In common with all new parents, the birth of my first child in October 2016 changed many things in my life. One of those fundamental changes has been the way I think about my career and my career as an artist. I have always seen having a career (whether as a teacher or as a curriculum developer or fill-in-the-blank with the many odd jobs I’ve had) and being a writer as separate and unequal parts of myself. In many ways, the latter has seemed at times indulgent, financially insecure, and most lamentably for myself, I have thought “it is just not what people do.” Not surprisingly, I have formed a habit of seeing motherhood as yet a third unequal part of myself. And, of course, being “Motherhood,” it takes over everything. I want to challenge myself - this long held belief of mine that it is nearly impossible (or possible for only a few really great artists) to be both a great mother and a great artist. I’m not evoking martyrdom in this endeavour (I simply can’t function on less sleep) nor am I suggesting “greatness” as equivalent to flawlessness or even as a point of comparison; I simply want to challenge my habit of mind and reframe it.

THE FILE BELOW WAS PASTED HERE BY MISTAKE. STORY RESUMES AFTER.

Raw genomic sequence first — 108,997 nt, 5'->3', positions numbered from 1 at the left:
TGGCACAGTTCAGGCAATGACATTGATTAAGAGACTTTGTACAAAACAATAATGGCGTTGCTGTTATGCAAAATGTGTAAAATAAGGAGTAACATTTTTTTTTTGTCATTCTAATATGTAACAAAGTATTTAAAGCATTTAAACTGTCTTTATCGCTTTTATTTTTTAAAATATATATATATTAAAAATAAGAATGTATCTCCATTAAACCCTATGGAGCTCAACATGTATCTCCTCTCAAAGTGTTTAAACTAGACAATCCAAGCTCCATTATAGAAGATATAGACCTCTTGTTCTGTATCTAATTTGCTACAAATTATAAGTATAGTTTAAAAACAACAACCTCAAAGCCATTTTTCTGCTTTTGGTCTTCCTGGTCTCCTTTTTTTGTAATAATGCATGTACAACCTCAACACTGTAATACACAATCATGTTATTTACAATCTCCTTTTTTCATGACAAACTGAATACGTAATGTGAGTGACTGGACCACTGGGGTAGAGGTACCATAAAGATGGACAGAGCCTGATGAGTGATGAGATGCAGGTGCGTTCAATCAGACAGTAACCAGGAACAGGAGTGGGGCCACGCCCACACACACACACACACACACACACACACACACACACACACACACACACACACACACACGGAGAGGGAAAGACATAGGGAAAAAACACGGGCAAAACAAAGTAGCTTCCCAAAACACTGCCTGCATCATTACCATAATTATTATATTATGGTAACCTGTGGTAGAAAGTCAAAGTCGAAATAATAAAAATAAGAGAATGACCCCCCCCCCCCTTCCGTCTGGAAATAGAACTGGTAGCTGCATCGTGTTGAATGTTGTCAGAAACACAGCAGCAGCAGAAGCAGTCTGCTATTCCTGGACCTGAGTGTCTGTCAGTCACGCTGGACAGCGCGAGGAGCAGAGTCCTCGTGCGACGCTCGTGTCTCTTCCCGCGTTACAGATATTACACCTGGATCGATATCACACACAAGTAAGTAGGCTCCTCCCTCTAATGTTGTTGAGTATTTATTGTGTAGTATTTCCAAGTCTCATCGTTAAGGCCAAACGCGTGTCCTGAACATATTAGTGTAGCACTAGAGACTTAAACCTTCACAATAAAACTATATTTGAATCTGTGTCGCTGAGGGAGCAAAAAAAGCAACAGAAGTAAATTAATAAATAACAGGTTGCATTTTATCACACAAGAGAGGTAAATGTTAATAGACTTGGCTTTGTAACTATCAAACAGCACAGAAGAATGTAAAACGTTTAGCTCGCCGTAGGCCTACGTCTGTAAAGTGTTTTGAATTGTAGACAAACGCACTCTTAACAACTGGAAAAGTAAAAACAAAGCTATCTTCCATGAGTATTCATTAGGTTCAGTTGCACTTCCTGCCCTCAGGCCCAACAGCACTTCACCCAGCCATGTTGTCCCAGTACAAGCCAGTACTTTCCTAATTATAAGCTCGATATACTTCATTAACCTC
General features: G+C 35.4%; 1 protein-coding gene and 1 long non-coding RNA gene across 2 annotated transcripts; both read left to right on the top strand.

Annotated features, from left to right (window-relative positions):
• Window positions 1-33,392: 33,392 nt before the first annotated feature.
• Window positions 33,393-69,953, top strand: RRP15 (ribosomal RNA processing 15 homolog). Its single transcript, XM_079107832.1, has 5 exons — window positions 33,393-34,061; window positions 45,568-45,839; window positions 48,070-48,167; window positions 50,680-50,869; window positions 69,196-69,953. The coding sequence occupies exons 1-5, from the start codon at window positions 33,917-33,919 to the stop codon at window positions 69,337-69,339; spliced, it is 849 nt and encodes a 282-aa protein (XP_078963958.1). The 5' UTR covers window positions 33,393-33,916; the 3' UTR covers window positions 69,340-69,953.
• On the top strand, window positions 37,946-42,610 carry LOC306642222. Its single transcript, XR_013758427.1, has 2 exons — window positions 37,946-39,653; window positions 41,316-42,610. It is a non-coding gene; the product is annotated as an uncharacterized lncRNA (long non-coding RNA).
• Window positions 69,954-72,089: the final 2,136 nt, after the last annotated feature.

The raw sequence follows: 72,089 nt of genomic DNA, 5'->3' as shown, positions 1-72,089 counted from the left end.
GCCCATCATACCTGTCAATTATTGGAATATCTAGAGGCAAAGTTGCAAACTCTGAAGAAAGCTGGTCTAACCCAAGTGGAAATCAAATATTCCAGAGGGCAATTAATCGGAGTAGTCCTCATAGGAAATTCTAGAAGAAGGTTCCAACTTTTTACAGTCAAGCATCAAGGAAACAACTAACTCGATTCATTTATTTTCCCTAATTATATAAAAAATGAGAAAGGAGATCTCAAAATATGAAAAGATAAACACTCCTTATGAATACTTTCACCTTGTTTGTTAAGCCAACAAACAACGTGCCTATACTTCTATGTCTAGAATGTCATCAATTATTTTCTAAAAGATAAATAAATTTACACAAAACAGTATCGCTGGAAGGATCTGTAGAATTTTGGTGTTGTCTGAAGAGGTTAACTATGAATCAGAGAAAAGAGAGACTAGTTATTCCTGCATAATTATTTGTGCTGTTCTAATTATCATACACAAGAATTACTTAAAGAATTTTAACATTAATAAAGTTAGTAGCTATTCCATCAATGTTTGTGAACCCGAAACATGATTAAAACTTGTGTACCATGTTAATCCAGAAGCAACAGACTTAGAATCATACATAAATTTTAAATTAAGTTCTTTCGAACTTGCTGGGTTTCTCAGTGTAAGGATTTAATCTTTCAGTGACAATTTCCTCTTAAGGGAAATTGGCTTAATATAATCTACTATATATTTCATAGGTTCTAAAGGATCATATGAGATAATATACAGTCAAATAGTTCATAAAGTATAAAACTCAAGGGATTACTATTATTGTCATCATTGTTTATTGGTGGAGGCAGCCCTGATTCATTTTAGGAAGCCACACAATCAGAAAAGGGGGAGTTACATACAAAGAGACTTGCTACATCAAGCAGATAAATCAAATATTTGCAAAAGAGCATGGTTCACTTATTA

I no longer wish to believe or perpetrate the notion that being creative, that being a writer (a poet - gasp!), is at odds with being a mother and is at odds with contributing meaningfully to the world. (At the very least I can say I will not be profiting in all kinds of egregious ways on the labor of others. And, perhaps at best, I serve as a model for my daughter for how to be in the world). “I’d like to imagine the two roles mother and artist not as competing directions, but to view them, force them gently if necessary, to inform one another.”
I will undergo this self-imposed artist residency for one month starting August 14th in order to daily make incremental shifts on my perspective to view motherhood and creative life as symbiotic ways of being. It is not without coincidence that it’s the time of year when I might be fortunate enough to go back to Bread Loaf and find new energy to continue writing and make lasting friendships. In my self-imposed residency, I will “fully experience and explore the fragmented focus, nap-length studio time, limited movement and resources and general upheaval that parenthood brings and allow it to shape the direction of my work, rather than try to work “despite” it.”